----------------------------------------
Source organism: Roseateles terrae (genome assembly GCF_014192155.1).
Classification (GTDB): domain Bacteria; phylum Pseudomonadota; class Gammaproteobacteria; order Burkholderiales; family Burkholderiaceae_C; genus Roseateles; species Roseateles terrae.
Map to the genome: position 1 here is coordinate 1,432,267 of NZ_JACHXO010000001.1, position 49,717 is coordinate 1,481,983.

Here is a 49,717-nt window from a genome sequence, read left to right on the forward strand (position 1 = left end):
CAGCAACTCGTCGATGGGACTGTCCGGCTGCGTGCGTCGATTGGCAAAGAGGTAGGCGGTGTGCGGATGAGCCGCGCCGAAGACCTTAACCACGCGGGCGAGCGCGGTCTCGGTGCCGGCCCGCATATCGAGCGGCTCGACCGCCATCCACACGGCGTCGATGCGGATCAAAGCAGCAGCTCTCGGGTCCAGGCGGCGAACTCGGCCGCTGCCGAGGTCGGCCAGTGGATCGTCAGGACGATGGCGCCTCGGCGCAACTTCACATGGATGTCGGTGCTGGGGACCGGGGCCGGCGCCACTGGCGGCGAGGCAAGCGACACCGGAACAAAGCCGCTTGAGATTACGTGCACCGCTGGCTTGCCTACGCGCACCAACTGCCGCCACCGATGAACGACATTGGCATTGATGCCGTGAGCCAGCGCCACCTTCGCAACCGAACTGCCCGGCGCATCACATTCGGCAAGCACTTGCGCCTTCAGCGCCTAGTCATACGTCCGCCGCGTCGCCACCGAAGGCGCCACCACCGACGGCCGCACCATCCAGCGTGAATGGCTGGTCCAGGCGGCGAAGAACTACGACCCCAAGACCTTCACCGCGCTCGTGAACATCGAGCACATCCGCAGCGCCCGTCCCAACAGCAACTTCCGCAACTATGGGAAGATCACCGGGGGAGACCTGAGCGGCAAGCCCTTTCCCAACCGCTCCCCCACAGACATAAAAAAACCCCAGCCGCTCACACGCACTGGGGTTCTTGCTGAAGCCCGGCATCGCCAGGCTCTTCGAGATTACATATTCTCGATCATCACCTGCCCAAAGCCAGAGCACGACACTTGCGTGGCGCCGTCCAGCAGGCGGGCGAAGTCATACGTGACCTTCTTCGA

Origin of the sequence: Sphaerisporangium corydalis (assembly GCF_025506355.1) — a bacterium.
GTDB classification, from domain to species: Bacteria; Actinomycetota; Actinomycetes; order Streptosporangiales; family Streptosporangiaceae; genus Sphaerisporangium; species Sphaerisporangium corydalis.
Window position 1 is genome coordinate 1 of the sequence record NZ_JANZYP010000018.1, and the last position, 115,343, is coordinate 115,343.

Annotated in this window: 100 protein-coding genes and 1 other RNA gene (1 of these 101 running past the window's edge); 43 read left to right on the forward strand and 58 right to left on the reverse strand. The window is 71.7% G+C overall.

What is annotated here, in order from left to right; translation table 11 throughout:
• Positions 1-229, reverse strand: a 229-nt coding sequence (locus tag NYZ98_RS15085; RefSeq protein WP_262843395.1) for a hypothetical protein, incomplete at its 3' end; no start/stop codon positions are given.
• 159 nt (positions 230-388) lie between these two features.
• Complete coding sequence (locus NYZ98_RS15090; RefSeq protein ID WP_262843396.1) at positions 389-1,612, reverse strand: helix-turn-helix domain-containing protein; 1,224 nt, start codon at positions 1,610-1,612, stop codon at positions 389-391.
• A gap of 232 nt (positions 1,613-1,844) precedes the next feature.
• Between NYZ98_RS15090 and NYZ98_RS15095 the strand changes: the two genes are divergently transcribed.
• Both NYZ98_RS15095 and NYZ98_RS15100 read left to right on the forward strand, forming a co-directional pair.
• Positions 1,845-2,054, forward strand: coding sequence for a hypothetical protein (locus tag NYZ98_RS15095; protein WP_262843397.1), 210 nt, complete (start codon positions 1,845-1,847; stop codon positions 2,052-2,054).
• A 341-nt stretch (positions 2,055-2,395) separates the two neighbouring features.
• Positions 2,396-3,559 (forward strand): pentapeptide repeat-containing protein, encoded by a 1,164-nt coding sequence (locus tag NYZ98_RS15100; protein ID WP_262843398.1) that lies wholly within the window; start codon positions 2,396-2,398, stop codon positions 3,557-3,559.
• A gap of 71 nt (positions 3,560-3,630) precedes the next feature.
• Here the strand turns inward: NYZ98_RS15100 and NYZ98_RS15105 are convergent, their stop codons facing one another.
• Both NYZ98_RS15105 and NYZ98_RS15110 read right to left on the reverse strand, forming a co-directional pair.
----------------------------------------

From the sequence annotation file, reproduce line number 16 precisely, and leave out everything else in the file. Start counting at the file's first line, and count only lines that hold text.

• Both NYZ98_RS15095 and NYZ98_RS15100 read left to right on the forward strand, forming a co-directional pair.